As usual, I promise to blog actively during AGU and I don't find (make) the time to get it done! It's frustrating, but there's so much going on during the conference (which I want to imbibe) that there is hardly any time to breathe!
First of all, AGU12 was a wonderful conference: jam packed with great science, enlightening conversation with friends (new and old) and most importantly researchers presenting new, exciting (and mostly unpublished) work. For the most part, I hung around the paleoclimatology/paleoceanography and tectonophysics sessions.
The take home message that I got from AGU12 (by attending presentations, asking and answering questions) as a researcher interested in paleoceanography was that I need to spend more time understanding the physics of the interpretation that I choose to make with my data. Further, an understanding of the fidelity of the proxy coupled with a statistically relevant framework is a strong way to draw conclusions with data. Paleoceanographers spend a lot of time generating numbers - geochemistry is a tough, demanding area. This is all the more reason to spend time with physics and statistics to explain the variability in your time series!
In any case, I think my presentations went well: I got good feedback, relevant input and pertinent questions for all three presentations. One cannot hope for anything more. I am excited to get back home and gain speed on publishing my research and getting it out to the community.
Until next time, SanFran and AGU - you have been great!
Some highlights from my side (taken from my twitter stream; #agu12 was a great way to follow interesting talks)*:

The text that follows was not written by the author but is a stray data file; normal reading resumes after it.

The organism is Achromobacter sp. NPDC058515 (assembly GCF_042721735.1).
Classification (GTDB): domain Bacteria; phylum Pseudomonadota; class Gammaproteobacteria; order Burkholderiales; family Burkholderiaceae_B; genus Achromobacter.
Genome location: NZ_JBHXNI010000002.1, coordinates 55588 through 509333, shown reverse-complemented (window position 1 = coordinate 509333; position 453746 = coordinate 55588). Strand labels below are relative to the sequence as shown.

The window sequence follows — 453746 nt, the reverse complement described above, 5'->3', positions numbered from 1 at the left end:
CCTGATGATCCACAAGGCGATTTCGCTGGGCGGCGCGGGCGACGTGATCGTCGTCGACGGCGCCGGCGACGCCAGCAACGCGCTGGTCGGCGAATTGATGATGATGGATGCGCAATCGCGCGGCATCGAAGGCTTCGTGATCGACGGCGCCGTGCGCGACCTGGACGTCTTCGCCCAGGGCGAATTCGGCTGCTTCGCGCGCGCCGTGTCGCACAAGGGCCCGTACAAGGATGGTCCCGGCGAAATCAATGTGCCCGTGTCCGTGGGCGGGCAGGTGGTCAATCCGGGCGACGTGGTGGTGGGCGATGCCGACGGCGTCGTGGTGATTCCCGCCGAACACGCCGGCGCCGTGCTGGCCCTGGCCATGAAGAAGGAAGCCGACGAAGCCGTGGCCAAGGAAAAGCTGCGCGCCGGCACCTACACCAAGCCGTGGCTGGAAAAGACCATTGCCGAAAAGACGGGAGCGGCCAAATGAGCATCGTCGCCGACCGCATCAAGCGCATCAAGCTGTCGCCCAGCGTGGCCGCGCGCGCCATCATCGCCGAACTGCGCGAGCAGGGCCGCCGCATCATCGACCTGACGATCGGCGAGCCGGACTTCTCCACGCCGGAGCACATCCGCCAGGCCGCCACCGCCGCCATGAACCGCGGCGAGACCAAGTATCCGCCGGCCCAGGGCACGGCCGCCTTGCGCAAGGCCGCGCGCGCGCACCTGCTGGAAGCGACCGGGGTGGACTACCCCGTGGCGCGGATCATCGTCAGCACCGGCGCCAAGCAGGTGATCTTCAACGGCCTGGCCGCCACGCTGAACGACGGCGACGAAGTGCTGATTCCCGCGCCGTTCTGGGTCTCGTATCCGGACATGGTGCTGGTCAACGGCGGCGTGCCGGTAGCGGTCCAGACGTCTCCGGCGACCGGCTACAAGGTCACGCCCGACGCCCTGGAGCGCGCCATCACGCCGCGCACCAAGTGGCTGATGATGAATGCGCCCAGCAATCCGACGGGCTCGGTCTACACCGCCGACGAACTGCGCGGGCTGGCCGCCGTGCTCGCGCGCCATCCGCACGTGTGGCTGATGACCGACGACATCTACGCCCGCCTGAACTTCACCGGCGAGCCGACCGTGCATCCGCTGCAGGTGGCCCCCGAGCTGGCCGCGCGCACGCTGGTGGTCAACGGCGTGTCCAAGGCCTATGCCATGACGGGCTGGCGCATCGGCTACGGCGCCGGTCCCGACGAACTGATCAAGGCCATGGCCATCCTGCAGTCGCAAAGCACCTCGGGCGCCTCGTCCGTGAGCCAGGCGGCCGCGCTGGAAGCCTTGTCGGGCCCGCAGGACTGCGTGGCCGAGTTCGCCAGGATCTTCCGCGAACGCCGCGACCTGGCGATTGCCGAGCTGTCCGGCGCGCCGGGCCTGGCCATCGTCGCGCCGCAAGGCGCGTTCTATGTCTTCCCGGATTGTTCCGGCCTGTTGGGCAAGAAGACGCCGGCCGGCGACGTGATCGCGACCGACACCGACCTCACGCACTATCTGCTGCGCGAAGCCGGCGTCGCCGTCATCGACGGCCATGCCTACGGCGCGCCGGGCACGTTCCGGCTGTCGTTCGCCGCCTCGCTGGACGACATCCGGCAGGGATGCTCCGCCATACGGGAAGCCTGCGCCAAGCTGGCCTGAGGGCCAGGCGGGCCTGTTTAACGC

- Michael Evans: "Oceans have been cooling for the last 2k yrs" (except in last 200 yr bin)
- D. S. Kaufman: "Statistics are important but you have to understand the proxy."
- D. S. Kaufman: "1970-2000 in PAGES2k continental proxy compilation are warmest on record."
- D. S. Kaufman: "No globally synchronous warm or cold intervals that define a worldwide Little Ice Age, Medieval Climate Anomaly."
- S. Breitenbach: "Too few stalagmite records from India."
- R. D'arrigo: "Come to our lab and see for yourself if you can find any rings missing."
- A. Blyth: "In the paleo-application of GDGTs in stalagmites - you lose the LGM! ...errors of 2.73 degC"
- Richard Alley, open mic: "How many climate deniers does it take to change a lightbulb? Zero, they wait for a natural cycle to do it."
- T. Correge: "No sign of reduced ENSO during the Holocene compared to the modern in western Pacific corals."
- D. Thompson: "Far too few coral records in the key Pacific locations to look at past temp./salinity variability."
- V. J. Anderson: "Significant scatter in brGDGT-Temperature relationship."
- P. DiNezio: "In all models, Changes in ENSO are all over the place."
- Wenju Cai: "SPCZ is biggest rainfall band in S.Hemisphere but we know very little about it."
*I maintain that I may have misheard certain talks and may have mis-attributed these speakers as I probably did not quote them verbatim.